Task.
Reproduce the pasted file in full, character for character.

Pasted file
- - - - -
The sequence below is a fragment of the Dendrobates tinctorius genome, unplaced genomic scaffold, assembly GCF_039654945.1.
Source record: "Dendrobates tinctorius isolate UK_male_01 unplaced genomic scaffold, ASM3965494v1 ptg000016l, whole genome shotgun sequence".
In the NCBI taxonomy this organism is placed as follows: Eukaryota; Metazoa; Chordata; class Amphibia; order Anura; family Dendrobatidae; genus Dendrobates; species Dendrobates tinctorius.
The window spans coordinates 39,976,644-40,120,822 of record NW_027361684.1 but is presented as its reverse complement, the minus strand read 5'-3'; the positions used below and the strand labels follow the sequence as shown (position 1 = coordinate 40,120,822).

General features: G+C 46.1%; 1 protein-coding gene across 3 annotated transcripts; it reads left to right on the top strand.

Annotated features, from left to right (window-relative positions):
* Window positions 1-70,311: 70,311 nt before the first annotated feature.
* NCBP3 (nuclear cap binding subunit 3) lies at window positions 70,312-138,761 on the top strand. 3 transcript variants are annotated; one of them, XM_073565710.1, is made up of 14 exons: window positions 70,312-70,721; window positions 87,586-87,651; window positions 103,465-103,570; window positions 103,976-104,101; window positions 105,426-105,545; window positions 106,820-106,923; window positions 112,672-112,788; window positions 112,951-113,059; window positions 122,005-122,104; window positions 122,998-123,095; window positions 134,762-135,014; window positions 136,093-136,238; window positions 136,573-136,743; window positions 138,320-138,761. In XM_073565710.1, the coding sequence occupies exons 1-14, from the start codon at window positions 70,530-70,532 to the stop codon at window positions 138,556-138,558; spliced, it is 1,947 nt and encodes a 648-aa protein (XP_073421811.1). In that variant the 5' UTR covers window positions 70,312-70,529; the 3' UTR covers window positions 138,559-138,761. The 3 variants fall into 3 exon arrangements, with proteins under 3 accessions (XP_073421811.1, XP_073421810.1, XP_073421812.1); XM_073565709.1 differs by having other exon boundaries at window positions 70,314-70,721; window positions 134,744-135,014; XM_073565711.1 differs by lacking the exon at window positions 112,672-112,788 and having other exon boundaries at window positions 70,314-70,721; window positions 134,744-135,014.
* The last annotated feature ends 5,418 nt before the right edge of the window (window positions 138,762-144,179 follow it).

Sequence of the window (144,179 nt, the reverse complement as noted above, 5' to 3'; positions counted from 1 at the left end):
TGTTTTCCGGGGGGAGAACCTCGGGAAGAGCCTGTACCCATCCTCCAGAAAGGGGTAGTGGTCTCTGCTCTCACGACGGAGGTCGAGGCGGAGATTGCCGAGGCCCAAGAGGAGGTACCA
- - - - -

The sequence below is a fragment of the Dendrobates tinctorius genome, unplaced genomic scaffold, assembly GCF_039654945.1.
Source record: "Dendrobates tinctorius isolate UK_male_01 unplaced genomic scaffold, ASM3965494v1 ptg000016l, whole genome shotgun sequence".
In the NCBI taxonomy this organism is placed as follows: Eukaryota; Metazoa; Chordata; class Amphibia; order Anura; family Dendrobatidae; genus Dendrobates; species Dendrobates tinctorius.
The window spans coordinates 39,976,644-40,120,822 of record NW_027361684.1 but is presented as its reverse complement, the minus strand read 5'-3'; the positions used below and the strand labels follow the sequence as shown (position 1 = coordinate 40,120,822).

General features: G+C 46.1%; 1 protein-coding gene across 3 annotated transcripts; it reads left to right on the top strand.

Annotated features, from left to right (window-relative positions):
* Window positions 1-70,311: 70,311 nt before the first annotated feature.
* NCBP3 (nuclear cap binding subunit 3) lies at window positions 70,312-138,761 on the top strand. 3 transcript variants are annotated; one of them, XM_073565710.1, is made up of 14 exons: window positions 70,312-70,721; window positions 87,586-87,651; window positions 103,465-103,570; window positions 103,976-104,101; window positions 105,426-105,545; window positions 106,820-106,923; window positions 112,672-112,788; window positions 112,951-113,059; window positions 122,005-122,104; window positions 122,998-123,095; window positions 134,762-135,014; window positions 136,093-136,238; window positions 136,573-136,743; window positions 138,320-138,761. In XM_073565710.1, the coding sequence occupies exons 1-14, from the start codon at window positions 70,530-70,532 to the stop codon at window positions 138,556-138,558; spliced, it is 1,947 nt and encodes a 648-aa protein (XP_073421811.1). In that variant the 5' UTR covers window positions 70,312-70,529; the 3' UTR covers window positions 138,559-138,761. The 3 variants fall into 3 exon arrangements, with proteins under 3 accessions (XP_073421811.1, XP_073421810.1, XP_073421812.1); XM_073565709.1 differs by having other exon boundaries at window positions 70,314-70,721; window positions 134,744-135,014; XM_073565711.1 differs by lacking the exon at window positions 112,672-112,788 and having other exon boundaries at window positions 70,314-70,721; window positions 134,744-135,014.
* The last annotated feature ends 5,418 nt before the right edge of the window (window positions 138,762-144,179 follow it).

Sequence of the window (144,179 nt, the reverse complement as noted above, 5' to 3'; positions counted from 1 at the left end):
TGTTTTCCGGGGGGAGAACCTCGGGAAGAGCCTGTACCCATCCTCCAGAAAGGGGTAGTGGTCTCTGCTCTCACGACGGAGGTCGAGGCGGAGATTGCCGAGGCCCAAGAGGAGGTACCA